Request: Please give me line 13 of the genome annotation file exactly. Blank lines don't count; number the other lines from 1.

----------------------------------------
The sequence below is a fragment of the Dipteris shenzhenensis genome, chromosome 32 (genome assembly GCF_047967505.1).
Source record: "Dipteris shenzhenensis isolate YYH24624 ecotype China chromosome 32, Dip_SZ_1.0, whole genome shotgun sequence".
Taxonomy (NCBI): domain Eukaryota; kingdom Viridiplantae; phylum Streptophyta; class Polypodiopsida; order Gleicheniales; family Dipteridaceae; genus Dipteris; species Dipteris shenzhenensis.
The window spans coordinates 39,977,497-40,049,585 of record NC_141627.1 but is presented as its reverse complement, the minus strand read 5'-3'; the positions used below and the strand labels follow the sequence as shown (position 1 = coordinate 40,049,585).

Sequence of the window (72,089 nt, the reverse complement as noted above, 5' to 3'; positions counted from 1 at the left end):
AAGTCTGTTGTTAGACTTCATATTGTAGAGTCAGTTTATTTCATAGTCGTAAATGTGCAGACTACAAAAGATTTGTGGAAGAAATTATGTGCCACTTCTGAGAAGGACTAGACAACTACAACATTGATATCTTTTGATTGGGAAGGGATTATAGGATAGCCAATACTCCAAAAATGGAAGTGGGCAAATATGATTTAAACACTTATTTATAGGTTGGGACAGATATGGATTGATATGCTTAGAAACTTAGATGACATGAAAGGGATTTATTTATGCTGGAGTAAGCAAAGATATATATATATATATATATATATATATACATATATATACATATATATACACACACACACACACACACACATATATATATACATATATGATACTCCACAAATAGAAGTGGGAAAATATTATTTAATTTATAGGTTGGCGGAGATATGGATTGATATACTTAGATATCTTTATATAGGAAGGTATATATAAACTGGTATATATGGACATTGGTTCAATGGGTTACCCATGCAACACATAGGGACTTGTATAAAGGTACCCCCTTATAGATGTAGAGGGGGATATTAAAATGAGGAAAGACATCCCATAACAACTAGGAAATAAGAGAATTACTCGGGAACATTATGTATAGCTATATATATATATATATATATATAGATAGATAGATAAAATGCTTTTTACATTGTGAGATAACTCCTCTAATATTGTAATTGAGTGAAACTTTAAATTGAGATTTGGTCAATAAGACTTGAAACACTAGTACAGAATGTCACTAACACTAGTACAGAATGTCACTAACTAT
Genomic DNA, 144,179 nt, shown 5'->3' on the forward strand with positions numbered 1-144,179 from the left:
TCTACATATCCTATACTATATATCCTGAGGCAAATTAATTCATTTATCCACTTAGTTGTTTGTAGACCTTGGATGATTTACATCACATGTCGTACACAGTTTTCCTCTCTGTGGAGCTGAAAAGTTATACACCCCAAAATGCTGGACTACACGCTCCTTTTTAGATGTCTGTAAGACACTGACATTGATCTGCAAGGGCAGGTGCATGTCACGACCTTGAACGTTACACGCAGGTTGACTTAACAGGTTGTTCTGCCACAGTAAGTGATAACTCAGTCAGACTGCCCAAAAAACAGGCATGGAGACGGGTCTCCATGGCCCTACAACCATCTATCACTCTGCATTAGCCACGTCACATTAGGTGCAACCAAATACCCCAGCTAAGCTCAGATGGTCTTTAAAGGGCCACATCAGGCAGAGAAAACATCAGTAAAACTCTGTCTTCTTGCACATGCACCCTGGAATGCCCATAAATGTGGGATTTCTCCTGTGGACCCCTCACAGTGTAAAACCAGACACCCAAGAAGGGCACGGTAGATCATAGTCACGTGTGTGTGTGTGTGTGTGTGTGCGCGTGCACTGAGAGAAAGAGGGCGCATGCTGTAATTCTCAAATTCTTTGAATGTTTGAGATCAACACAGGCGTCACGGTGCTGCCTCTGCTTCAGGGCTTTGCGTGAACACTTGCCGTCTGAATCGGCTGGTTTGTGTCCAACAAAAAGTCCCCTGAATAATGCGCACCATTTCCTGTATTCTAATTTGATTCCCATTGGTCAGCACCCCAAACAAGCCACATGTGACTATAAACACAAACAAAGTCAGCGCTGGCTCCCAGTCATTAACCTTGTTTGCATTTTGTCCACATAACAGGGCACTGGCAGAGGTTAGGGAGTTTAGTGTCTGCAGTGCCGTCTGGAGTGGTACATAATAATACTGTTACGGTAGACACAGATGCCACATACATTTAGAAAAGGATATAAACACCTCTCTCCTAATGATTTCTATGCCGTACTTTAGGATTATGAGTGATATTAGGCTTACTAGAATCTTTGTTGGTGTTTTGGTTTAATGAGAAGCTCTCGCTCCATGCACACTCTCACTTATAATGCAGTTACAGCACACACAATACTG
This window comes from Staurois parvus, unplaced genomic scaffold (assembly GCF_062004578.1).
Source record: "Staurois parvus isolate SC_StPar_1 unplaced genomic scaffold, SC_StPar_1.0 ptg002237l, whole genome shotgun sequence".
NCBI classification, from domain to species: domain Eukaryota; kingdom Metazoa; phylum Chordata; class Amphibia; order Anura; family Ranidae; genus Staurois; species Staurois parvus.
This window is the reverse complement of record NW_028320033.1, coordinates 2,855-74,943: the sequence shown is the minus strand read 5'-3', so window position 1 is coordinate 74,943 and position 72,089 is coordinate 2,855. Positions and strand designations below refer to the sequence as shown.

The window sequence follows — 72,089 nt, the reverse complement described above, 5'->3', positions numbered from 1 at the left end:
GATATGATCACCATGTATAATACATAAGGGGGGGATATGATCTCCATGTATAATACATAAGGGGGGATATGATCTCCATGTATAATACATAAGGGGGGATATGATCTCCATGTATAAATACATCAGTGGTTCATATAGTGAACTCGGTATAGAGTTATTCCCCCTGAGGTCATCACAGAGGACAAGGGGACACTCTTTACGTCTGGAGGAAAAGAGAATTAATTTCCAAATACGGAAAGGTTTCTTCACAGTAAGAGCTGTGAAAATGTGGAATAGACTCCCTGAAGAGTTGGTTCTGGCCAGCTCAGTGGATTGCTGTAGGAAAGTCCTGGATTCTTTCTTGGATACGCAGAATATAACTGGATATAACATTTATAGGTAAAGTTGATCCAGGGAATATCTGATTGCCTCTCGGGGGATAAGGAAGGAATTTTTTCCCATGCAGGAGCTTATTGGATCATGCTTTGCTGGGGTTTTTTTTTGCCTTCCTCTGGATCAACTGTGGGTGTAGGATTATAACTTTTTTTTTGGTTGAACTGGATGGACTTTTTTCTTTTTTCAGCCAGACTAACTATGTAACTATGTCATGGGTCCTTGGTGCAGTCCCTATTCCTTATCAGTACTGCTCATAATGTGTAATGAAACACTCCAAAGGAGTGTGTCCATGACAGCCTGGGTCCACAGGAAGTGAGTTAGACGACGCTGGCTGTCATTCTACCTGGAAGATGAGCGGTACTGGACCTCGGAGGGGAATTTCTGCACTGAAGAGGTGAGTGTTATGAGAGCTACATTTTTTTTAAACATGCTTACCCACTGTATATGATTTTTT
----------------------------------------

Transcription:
The window sequence follows — 72,089 nt, the reverse complement described above, 5'->3', positions numbered from 1 at the left end: